We would like to thank Indonesia and the entire core group team for the continued efforts and engagement on the resolution.
This resolution traditionally covers a broad span of health issues of high importance and again this year clearly highlights the political relevance of health for the 2030 Agenda, the overall work of the UN and the importance of engagement at every level. We believe principle of leaving no one behind is central to these efforts. The COVID-19 crisis has clearly demonstrated our vulnerability facing a tiny enemy with disastrous effects in terms of human suffering and economic decline.
Overall we consider this resolution constitutes an agreeable compromise.
It entails a couple of important elements like the clear commitments to human rights and to sexual and reproductive health and reproductive rights in the context of the Beijing Platform for Action and the Program of Action of the ICPD. We are also delighted to see that there is consensus about the importance of a One Health approach that fosters cooperation between human, animal and environmental health as this is of particular importance to prevent future epidemic diseases of zoonotic origin effectively as well as to address antimicrobial resistance.
Nevertheless, we had to make a number of difficult compromises and are convinced the text would have benefitted from integrating also new elements like the acknowledgement of the effects of climate change increasingly affecting people’s health, as do other environmental changes such as the loss of biodiversity, water and air pollution. The WHO global strategy on health, environment and climate change clearly points to this and there is reliable data on the growing importance for our health.
The EU remains committed to the promotion, protection and fulfilment of all human rights and to the full and effective implementation of the Beijing Platform for Action and the Programme of Action of the ICPD and the outcomes of their review conferences and remains committed to sexual and reproductive health and rights (SRHR) in this context and we would also have welcomed to see this in the text.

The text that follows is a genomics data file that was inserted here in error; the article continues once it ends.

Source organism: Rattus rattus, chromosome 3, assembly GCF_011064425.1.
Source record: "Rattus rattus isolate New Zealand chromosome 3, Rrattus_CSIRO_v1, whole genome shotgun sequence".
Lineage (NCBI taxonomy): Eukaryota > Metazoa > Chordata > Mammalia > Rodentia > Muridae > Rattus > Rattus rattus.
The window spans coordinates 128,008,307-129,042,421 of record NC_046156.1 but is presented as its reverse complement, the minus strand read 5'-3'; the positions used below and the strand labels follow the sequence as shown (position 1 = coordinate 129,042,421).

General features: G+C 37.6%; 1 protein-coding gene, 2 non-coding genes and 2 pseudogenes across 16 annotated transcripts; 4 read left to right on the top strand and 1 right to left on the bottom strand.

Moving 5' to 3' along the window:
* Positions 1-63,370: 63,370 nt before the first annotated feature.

Most importantly, we deeply regret that the important ongoing evaluation process of the international health response to COVID-19 could finally not be reflected in this resolution. We are highly concerned to see that the respective para OP24 was deleted despite the existence of agreed language in the WHA 73.1 resolution, which was adopted by consensus. Given that this process is the basis of taking account of lessons-learnt in order to better protect the world in the future, we feel this omission constitutes a major gap.
We would also have strongly supported a clear understanding that our actions should be in line with a spirit of not undermining incentives for innovation.
Finally a word on process: We thank the core group for their work on this year’s resolution. We encourage the process to be more inclusive in the drafting and consultation of this resolution. This year we note that the procedure was particularly rushed and seemed to favour a specific adoption date rather than being a properly negotiated text. We would strongly encourage reflection by core group members, and particularly next year’s chair, on more appropriate timelines that allow for truly meaningful consultation with the wider UN membership, both in New York and Geneva. We recommend taking advantage of this being a GA resolution to avoid overlap with the adoptions of 2C and 3C, and to provide adequate time for meaningful negotiation, rather than to be tied to a fixed date of adoption. We are looking forward to improved working methods next year and in the years to come and will continue to engage constructively.